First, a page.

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An election budget but fiscally responsible; some disappointments

22 February 2024 Angelika Goliger, Chief Economist at EY Africa

• Can be seen as a election year budget, but we view it as fiscally responsible, within this context
• No major structural changes in reducing government spending – somewhat disappointing
• Dipping into the GFECRA has only been made possible by prudent management by an independent Reserve Bank in building up reserves since 2006 – shows the benefit of financial responsibility.

Mindful of the challenging economic times, the 2024 Budget is kind to South Africans, with no new major tax increases, the fuel levy remaining flat, and a one-year extension in the SRD grant, as announced by the President in the State of the Nation Address. However, the biggest story out of the Budget is the R150 billion withdrawal from the Gold and Foreign Exchange Contingency Reserve Account (GFECRA), to reduce South Africa’s debt service costs through a reduction in borrowing. Due to the weakening of South Africa’s exchange rate, the value of the reserves in Rand terms increased from R1.8 billion in 2006 to R507.3 billion at the start of this year. The last settlement of this kind was done in 2003, according to the Treasury. Under the critical condition of having a strong legal framework in place to maintain the stability of the account going forward, use of this allocation in the context of reducing national debt is reasonable. As this is only a temporary measure, use of the GFECRA needs to be coupled with managing key expenditure risks going forward and strong economic growth to drive revenue. Reducing South Africa’s debt, and structurally shifting spending from consumption towards investment, will improve the ability of fiscus to support economic growth.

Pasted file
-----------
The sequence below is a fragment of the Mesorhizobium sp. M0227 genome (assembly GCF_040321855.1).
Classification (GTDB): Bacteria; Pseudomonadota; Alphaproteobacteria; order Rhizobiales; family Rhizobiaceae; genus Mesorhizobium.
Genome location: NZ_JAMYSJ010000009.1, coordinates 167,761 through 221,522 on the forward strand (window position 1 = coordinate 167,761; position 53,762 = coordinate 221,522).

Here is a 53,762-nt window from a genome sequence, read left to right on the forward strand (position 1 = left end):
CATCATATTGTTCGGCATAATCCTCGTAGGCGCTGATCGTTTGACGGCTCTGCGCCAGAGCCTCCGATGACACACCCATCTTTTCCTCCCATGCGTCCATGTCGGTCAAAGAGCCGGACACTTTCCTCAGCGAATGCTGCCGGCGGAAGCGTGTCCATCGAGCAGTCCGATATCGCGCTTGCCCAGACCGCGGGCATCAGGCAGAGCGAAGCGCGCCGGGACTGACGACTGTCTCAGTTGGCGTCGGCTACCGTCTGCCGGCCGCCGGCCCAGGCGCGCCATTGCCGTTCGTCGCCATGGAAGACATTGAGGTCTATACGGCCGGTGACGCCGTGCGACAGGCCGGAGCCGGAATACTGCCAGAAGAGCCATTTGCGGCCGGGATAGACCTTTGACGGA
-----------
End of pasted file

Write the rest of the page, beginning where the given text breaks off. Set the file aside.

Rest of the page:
This budget does not announce any new support for State Owned Entities, but focuses on the progress of reforms at state owned enterprises - particularly Eskom and Transnet - with the aim of reducing fiscal risk and driving the government’s broader economic reform agenda. Regarding the National Health Insurance (NHI), despite much public scrutiny and the President stating that he will imminently sign the NHI bill, no allocation has been made in this budget for the NHI, with Treasury officials stating it is still too early in the process to be allocating funding.

On the economic front, the Treasury expects South Africa to have grown by 0.6% 2023 and GDP growth projections have been revised upwards for 2024 to 1.6%, from 1.0% at the time of MTBPS, and expecting to reach 1.8% in 2026. The Treasury anticipates this improved outlook due to be driven by increases in consumer spending as inflation eases, and increased investment in energy infrastructure. The Treasury’s view is relatively more optimistic compared to other forecasters, including the SARB, which projects growth of 1.2% in 2024. There are risks to the downside arising from geopolitical tensions, weaker growth globally and challenges in South Africa’s electricity and transport infrastructure.

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